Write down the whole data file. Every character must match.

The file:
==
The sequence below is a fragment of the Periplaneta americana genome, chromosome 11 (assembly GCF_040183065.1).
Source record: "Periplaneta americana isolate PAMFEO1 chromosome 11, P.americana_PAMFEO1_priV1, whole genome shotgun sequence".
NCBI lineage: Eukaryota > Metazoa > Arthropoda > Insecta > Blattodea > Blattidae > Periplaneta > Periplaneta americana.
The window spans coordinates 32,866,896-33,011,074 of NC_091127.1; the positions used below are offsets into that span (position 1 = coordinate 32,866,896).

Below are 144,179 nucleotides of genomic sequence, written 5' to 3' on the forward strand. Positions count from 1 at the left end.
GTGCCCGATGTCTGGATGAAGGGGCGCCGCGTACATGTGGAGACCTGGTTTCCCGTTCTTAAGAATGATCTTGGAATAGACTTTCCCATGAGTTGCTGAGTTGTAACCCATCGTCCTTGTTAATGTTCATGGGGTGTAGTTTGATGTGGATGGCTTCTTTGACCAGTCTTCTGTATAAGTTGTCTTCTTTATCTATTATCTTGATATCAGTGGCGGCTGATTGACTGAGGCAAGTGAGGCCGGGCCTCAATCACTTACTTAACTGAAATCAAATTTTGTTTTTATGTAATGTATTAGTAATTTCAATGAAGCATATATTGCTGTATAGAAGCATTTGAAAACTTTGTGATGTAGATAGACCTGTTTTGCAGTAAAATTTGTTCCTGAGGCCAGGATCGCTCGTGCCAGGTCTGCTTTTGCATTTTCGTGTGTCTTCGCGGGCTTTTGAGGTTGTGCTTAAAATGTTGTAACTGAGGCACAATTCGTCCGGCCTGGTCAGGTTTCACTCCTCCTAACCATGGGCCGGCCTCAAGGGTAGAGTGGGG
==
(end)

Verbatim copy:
The sequence below is a fragment of the Periplaneta americana genome, chromosome 11 (assembly GCF_040183065.1).
Source record: "Periplaneta americana isolate PAMFEO1 chromosome 11, P.americana_PAMFEO1_priV1, whole genome shotgun sequence".
NCBI lineage: Eukaryota > Metazoa > Arthropoda > Insecta > Blattodea > Blattidae > Periplaneta > Periplaneta americana.
The window spans coordinates 32,866,896-33,011,074 of NC_091127.1; the positions used below are offsets into that span (position 1 = coordinate 32,866,896).

Below are 144,179 nucleotides of genomic sequence, written 5' to 3' on the forward strand. Positions count from 1 at the left end.
GTGCCCGATGTCTGGATGAAGGGGCGCCGCGTACATGTGGAGACCTGGTTTCCCGTTCTTAAGAATGATCTTGGAATAGACTTTCCCATGAGTTGCTGAGTTGTAACCCATCGTCCTTGTTAATGTTCATGGGGTGTAGTTTGATGTGGATGGCTTCTTTGACCAGTCTTCTGTATAAGTTGTCTTCTTTATCTATTATCTTGATATCAGTGGCGGCTGATTGACTGAGGCAAGTGAGGCCGGGCCTCAATCACTTACTTAACTGAAATCAAATTTTGTTTTTATGTAATGTATTAGTAATTTCAATGAAGCATATATTGCTGTATAGAAGCATTTGAAAACTTTGTGATGTAGATAGACCTGTTTTGCAGTAAAATTTGTTCCTGAGGCCAGGATCGCTCGTGCCAGGTCTGCTTTTGCATTTTCGTGTGTCTTCGCGGGCTTTTGAGGTTGTGCTTAAAATGTTGTAACTGAGGCACAATTCGTCCGGCCTGGTCAGGTTTCACTCCTCCTAACCATGGGCCGGCCTCAAGGGTAGAGTGGGG